There’s no shame in the occasional dressing room selfie, especially if the goal is to call out absurd clothing sizes that make you feel like you don’t fit in with the rest of the world. A U.K. woman recently posted a photo on Facebook to do just that, and it’s getting a lot of attention. Ruth Clemens usually wears a size 14 (U.S. size 12) but couldn’t button a pair of H&M’s size-16 jeans. And that shirt that looks like a crop top? It’s a medium.

“Why are you making jeans that are unrealistically small?” she asked the brand. H&M responded with an apology and said it’s considering the issue. The post is a good reminder not to take clothing sizes too seriously. The fact that we classify our bodies with an arbitrary system of numbers is strange enough—we don’t need it messing with our sense of self-worth.

Check out her note below:

Dear H&M,

I was browsing your sale items in your Leeds store and spotted this pair of kick flare jeans. They were only a tenner—bargain! —and a size 16. I’m normally a size 14 on my hips (occasionally 16 if buying trousers) so I thought I’d try them on. It did not go well.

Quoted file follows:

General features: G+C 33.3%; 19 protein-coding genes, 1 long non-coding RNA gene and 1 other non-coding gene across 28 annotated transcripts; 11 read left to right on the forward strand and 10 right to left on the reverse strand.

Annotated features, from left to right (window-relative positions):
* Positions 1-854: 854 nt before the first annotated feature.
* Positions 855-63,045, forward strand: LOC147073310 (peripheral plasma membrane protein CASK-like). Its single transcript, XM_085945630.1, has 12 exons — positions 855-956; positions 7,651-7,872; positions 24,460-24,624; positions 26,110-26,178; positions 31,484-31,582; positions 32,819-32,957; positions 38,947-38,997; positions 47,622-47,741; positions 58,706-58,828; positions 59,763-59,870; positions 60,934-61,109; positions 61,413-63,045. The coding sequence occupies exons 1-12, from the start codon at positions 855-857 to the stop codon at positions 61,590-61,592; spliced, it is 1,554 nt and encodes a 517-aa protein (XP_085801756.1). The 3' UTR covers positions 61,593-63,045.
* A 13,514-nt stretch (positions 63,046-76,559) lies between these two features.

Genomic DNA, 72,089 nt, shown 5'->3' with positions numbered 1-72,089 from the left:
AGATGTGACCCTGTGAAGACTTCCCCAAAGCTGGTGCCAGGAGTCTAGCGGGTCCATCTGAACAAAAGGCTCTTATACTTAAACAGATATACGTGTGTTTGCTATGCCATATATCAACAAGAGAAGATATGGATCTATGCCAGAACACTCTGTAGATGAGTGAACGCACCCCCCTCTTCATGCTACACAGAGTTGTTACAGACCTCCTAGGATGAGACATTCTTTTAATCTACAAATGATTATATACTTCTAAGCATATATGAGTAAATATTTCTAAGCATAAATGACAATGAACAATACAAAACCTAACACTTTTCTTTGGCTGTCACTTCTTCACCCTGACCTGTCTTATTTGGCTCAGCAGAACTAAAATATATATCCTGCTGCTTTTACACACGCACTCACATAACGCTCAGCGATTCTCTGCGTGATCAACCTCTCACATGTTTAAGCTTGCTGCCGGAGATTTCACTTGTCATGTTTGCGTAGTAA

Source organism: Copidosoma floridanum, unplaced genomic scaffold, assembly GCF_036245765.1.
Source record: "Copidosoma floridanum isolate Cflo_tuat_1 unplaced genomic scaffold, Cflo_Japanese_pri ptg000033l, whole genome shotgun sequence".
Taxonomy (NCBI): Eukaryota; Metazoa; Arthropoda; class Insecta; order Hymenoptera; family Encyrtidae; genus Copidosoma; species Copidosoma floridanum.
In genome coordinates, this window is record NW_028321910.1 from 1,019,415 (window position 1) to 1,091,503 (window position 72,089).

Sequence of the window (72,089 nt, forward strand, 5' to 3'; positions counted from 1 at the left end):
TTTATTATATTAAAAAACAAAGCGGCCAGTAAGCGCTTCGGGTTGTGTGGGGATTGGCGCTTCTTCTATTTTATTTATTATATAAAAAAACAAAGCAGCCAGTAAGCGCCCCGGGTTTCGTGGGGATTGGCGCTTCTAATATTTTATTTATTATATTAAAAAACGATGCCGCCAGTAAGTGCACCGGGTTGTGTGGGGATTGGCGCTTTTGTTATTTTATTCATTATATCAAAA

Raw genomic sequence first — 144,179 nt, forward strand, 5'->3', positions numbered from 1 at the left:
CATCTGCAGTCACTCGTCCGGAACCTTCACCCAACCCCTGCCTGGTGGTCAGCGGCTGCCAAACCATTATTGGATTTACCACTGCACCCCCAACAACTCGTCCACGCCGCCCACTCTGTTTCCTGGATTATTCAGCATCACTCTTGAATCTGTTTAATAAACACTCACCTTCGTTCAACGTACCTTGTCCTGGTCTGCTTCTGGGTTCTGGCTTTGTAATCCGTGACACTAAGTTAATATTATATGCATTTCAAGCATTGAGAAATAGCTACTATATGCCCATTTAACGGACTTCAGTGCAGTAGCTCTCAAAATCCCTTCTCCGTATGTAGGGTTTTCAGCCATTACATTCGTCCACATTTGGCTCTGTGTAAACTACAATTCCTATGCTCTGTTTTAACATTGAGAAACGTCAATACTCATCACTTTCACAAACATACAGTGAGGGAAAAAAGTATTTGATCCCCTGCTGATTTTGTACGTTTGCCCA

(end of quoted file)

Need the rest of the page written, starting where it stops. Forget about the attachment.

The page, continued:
As I’m sure you’re aware, size 16 is the largest size you stock (apart from in your plus size range, which is very limited in store and does not offer the range of styles for the fashion-conscious that are available in smaller sizes).

I am not overweight (not that that should matter) and although I’m 5 foot 11, my body is pretty average shape-wise. It’s already difficult enough for me to find clothes that fit well because of my height, why are you making jeans that are unrealistically small? Am I too fat for your everyday range? Should I just accept that accessible and affordable high street and on-trend fashion isn’t for people like me?

You might recognise the top I’m wearing—it’s one of yours and it’s a size Medium. Sort it out would you.

‪#‎whatdoesplussizeevenmean‬ ‪#‎bodypositive‬‪ #‎fashionforall‬